On Oct. 15, Russell Gerdin, the founder and long-time chairman and CEO of truckload carrier Heartland Express Inc., died at the age of 70. Ten days later, the company he started reported weaker-than-expected third-quarter revenues, attributing the weakness in part to tight driver availability. In a press release accompanying its financial results, Heartland noted that the trucking industry "continues to be challenged by the shrinking pool" of qualified drivers.
The intent here is not to compare a man's passing with cold, hard financial numbers. Yet those who've worked in—or reported on—this business long enough to connect the dots can spot the irony here. We couldn't help but notice that even Heartland—which has long been considered one of the best truckers to work for—was having a hard time finding enough good drivers to move its loads.
Russ Gerdin was a tough, direct, hands-on executive from the old school of trucking. In Heartland's early days, he was known to analyze every freight bill for profitability, and he would complain that his salesmen were his worst enemies because they wanted to haul customers' freight too cheaply.
At the same time, you'd be hard-pressed to find a greater champion of truck drivers, and of truck driving. As the son of a truck driver, Gerdin saw first hand from boyhood the difficulties and opportunities presented by the open road, and the value and importance of the profession.
When he founded Heartland in 1978, Gerdin made it clear he was going to hire the best drivers, pay them top-of-the-scale wages, give them modern, well-maintained equipment, and provide them with as much work-life balance as a truckload driver could realistically expect. In return, he demanded that his drivers be on time, reliable, courteous, and, above all, safe. Those who couldn't live up to his expectations were quickly culled from the fleet. Long before the federal government launched the complex driver safety grading system known as "CSA 2010," Gerdin—no fan of government regulation—essentially became a one-man CSA 2010 in his own right.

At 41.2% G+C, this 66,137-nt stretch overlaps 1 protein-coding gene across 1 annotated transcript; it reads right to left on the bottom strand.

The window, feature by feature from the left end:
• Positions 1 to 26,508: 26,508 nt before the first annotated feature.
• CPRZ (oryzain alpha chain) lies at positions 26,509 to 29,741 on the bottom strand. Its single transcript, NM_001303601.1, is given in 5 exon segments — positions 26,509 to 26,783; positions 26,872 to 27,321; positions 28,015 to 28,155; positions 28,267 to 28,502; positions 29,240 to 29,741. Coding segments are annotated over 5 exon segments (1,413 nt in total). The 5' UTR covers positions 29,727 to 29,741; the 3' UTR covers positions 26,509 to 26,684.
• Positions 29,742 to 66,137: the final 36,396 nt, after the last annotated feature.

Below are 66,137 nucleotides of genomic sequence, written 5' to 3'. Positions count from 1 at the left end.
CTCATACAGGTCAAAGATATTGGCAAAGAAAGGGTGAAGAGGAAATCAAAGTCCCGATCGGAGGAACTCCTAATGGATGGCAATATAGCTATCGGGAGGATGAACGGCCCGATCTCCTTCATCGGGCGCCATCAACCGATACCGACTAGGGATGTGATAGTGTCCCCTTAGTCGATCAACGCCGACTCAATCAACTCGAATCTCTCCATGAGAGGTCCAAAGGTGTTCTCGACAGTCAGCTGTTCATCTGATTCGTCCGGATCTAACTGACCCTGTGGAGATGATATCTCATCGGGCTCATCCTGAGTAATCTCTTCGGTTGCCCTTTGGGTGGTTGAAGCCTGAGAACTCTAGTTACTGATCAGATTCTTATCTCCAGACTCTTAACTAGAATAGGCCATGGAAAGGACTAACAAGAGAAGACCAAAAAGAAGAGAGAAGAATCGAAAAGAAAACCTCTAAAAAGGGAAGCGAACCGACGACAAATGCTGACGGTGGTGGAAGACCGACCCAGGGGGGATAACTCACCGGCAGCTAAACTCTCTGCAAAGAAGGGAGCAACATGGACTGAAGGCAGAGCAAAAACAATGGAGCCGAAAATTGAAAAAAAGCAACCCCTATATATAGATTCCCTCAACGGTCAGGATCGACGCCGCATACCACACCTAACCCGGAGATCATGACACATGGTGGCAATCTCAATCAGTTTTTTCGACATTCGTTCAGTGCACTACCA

Like a successful football coach who understands that a great team is built from the trenches starting with the offensive line, Gerdin knew his drivers were the heart and soul of the company. He realized that a good driver team would not only help Heartland win and keep business, but also trigger a virtuous cycle that would attract the cream of the driver crop.
It's safe to say he'd be up in arms over recent reports of ill treatment of drivers at the hands of their employers and the shippers whose business would come to a standstill without them. Schneider National Inc., the truckload and logistics giant, conducts exit interviews with every departing driver. When outgoing employees were asked what compelled them to leave, "treatment" trumped pay in virtually every case, according to Don Osterberg, Schneider's senior vice president of safety and security. "Compensation was never higher than third on the list of reasons," Osterberg told DC Velocity at the Council of Supply Chain Management Professionals' Annual Global Conference.
There's no doubt Russ Gerdin would agree with Osterberg that the looming driver crisis is not just a trucking issue, but a supply chain issue. Odds are that Gerdin would ask a customer if it could have product ready for shipping by mid-week rather than on Friday, so his driver wouldn't have to spend the weekend away from his family. It's obvious that Gerdin would see his drivers as "talented assets" rather than as merely "labor."
And we think that Gerdin would want to modify one of the American Trucking Associations' most famous catchphrases to read: "Without drivers, America stops."